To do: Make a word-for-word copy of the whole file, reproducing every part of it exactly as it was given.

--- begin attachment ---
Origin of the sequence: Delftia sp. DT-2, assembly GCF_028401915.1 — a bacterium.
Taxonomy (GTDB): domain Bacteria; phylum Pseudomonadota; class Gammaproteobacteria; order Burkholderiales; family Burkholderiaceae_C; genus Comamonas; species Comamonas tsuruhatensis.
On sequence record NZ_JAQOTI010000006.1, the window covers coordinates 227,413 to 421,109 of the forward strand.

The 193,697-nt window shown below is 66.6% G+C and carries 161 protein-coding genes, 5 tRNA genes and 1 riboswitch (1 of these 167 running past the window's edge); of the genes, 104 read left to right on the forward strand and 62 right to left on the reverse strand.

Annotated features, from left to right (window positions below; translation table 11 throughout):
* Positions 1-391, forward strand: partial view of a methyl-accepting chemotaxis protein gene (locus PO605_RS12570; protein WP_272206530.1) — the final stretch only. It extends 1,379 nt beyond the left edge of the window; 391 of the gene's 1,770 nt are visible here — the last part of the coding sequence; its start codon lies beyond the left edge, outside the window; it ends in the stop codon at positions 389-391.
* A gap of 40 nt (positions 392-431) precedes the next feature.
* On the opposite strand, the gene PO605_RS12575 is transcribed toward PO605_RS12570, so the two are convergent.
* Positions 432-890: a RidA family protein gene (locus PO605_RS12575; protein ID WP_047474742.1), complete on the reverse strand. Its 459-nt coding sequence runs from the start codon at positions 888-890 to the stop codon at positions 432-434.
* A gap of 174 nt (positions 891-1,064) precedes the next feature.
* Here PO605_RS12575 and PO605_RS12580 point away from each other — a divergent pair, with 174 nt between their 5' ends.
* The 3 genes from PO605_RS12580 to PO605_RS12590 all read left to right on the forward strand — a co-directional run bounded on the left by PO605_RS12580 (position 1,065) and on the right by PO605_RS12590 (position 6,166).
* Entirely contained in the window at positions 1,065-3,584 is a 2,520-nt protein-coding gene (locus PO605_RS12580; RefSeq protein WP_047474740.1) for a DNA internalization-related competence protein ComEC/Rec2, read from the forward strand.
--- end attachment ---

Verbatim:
Origin of the sequence: Delftia sp. DT-2, assembly GCF_028401915.1 — a bacterium.
Taxonomy (GTDB): domain Bacteria; phylum Pseudomonadota; class Gammaproteobacteria; order Burkholderiales; family Burkholderiaceae_C; genus Comamonas; species Comamonas tsuruhatensis.
On sequence record NZ_JAQOTI010000006.1, the window covers coordinates 227,413 to 421,109 of the forward strand.

The 193,697-nt window shown below is 66.6% G+C and carries 161 protein-coding genes, 5 tRNA genes and 1 riboswitch (1 of these 167 running past the window's edge); of the genes, 104 read left to right on the forward strand and 62 right to left on the reverse strand.

Annotated features, from left to right (window positions below; translation table 11 throughout):
* Positions 1-391, forward strand: partial view of a methyl-accepting chemotaxis protein gene (locus PO605_RS12570; protein WP_272206530.1) — the final stretch only. It extends 1,379 nt beyond the left edge of the window; 391 of the gene's 1,770 nt are visible here — the last part of the coding sequence; its start codon lies beyond the left edge, outside the window; it ends in the stop codon at positions 389-391.
* A gap of 40 nt (positions 392-431) precedes the next feature.
* On the opposite strand, the gene PO605_RS12575 is transcribed toward PO605_RS12570, so the two are convergent.
* Positions 432-890: a RidA family protein gene (locus PO605_RS12575; protein ID WP_047474742.1), complete on the reverse strand. Its 459-nt coding sequence runs from the start codon at positions 888-890 to the stop codon at positions 432-434.
* A gap of 174 nt (positions 891-1,064) precedes the next feature.
* Here PO605_RS12575 and PO605_RS12580 point away from each other — a divergent pair, with 174 nt between their 5' ends.
* The 3 genes from PO605_RS12580 to PO605_RS12590 all read left to right on the forward strand — a co-directional run bounded on the left by PO605_RS12580 (position 1,065) and on the right by PO605_RS12590 (position 6,166).
* Entirely contained in the window at positions 1,065-3,584 is a 2,520-nt protein-coding gene (locus PO605_RS12580; RefSeq protein WP_047474740.1) for a DNA internalization-related competence protein ComEC/Rec2, read from the forward strand.